But I can see now why the harm vs. benefits in religion matter - because believers justify their faith by its benefits - to themselves or humanity - and atheists see the harm in religion.  It confronts both atheists and believers with information they might want to ignore. 

The message of religion is: 

We have this dream, and we don't know if it's true, but it's such a GOOD dream that you should believe it whether or not it's true!

The problem with the picture he sets forth is that it is true for a very small fraction of Christian intellectuals and leaders. Most people of faith--including most of the leadership--whether Christian or some other religion, really do honestly believe their "comforting fiction" is true. 

Most people of faith really do honestly believe their "comforting fiction" is true.

I've often heard religious people say things like "it's my hope, I don't know if it's true".  So I get the impression that Spufford's attitude is common. 

The world's holy books are supposed to offer the "proof" about god, or gods. Sadly, they offer no more than stories and fairy tales that the "wanting to believe" person is to accept without question if he wants to be in good standing with god. Modern science has proven already that if our world was created in the time frame set down in Genesis, that the known universe alone (as proven by Hubble) would not all be created yet. You have to think on that one a moment. It simply shows the error of Bronze Age thinking and that the writers were not infallible. Therefore they could not have been "inspired by god."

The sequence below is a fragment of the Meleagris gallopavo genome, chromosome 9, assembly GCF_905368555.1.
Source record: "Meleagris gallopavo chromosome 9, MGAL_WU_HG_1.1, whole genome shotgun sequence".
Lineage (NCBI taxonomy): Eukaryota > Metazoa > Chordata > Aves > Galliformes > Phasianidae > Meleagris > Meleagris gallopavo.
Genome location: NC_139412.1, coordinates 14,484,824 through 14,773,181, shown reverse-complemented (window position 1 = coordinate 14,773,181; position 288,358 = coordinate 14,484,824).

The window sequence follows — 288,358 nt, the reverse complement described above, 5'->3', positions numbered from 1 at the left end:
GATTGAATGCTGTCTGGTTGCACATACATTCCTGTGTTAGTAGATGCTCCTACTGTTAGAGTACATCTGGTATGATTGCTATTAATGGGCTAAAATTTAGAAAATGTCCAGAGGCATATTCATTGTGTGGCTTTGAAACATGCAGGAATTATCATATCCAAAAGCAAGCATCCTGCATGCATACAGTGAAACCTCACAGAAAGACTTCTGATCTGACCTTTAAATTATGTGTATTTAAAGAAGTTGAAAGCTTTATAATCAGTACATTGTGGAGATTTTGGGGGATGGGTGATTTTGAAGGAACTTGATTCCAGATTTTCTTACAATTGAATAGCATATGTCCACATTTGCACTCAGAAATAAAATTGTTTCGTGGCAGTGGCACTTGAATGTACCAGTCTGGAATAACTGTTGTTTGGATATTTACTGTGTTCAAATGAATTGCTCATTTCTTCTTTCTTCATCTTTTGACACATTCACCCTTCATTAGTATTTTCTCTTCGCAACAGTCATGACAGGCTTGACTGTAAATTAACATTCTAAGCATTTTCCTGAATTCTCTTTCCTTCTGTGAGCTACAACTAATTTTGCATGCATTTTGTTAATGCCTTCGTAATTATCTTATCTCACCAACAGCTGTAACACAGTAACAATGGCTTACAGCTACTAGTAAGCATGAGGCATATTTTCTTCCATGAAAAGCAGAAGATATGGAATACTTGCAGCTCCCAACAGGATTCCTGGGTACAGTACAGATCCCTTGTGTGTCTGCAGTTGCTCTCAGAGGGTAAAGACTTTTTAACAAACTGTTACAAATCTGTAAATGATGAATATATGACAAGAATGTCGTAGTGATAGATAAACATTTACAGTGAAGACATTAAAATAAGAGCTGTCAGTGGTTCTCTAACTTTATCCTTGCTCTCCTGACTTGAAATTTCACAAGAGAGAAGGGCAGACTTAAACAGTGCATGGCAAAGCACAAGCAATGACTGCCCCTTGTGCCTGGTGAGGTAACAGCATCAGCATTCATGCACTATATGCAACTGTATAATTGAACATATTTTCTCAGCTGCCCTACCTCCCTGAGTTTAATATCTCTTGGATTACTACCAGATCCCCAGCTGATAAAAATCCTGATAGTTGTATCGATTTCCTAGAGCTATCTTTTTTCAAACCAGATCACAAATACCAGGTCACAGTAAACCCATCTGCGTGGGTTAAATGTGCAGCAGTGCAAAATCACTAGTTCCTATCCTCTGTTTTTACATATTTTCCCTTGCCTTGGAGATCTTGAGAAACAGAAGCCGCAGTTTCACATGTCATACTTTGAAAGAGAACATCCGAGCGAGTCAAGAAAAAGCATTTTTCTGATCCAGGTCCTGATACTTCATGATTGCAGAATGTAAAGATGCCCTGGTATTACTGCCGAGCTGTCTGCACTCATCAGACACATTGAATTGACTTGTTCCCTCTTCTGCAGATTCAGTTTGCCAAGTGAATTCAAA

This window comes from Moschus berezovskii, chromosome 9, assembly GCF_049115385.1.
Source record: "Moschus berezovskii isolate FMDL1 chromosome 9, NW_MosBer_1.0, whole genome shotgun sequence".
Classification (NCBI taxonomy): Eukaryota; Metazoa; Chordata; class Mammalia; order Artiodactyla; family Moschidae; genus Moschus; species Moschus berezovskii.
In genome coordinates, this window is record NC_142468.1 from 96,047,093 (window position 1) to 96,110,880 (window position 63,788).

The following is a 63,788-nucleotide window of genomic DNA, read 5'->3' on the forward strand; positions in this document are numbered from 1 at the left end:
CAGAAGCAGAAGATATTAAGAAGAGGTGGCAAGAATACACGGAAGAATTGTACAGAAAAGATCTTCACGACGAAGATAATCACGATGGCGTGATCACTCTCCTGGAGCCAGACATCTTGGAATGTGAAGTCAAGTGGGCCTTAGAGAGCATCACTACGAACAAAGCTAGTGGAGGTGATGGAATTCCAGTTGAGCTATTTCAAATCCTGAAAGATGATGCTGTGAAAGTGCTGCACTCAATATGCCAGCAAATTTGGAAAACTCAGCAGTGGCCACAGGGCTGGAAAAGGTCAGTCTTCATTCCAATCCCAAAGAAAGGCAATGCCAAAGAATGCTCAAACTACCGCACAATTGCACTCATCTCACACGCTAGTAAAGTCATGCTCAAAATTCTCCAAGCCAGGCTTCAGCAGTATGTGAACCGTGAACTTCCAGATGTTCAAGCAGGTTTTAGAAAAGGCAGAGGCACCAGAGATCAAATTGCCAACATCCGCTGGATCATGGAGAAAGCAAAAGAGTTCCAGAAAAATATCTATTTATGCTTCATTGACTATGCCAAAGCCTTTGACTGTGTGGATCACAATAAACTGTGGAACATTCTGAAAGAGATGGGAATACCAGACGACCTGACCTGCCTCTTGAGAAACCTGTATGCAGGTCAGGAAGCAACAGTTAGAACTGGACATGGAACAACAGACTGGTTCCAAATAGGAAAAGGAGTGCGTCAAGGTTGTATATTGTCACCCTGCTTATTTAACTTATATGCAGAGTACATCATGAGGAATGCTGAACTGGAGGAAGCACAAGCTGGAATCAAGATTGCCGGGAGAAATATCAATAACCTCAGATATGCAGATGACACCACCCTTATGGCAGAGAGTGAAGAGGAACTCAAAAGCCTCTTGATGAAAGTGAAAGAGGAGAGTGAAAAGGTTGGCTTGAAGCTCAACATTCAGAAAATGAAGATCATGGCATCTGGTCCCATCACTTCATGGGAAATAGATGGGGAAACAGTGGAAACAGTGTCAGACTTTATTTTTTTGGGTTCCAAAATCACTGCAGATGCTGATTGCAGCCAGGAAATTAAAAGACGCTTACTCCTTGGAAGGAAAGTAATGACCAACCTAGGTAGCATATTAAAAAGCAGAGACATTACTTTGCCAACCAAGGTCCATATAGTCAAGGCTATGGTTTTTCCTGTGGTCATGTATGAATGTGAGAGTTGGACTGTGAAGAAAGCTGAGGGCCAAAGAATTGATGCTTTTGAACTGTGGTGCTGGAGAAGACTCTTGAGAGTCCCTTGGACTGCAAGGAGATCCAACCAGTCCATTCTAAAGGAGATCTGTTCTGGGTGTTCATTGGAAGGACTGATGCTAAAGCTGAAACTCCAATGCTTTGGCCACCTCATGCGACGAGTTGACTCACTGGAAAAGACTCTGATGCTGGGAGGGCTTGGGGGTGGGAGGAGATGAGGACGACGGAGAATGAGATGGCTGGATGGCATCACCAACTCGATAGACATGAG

Next the "wanna believe" crowd talks to you about fingerprints, snow flakes, DNA, the grand canyon, and other bullshit that proves nothing about any gods. Then they throw in phenomena and supernaturalism to baffle your mind with the "what if." NONE OF IT proves anything really.

This brings them to the stage of believing anything they want to believe because they don't want to be the outsider. They want to keep their jobs, have a good relationship with family and friends, be favored by everyone, (including god) so they are now "making it up as they go " just to keep everyone happy. It works for them and they don't know why you don't try it or believe it.

This reminds me of the You Tube video where the news person did not understand why atheists would have a memorial for dead war veterans. It was an irony to her because atheists do not believe in an afterlife, so just WHO would they be honoring? Immediately I could imagine her take on this event where imaginary spirits are setting in imaginary bleachers somewhere in the sky in some imaginary place. They cannot be seen by the living but they are all nodding their heads at being so honored. This bimbo was about as believing as most of the gullible today.

Believe what you want but leave me alone. It is true because I wanted it to be true.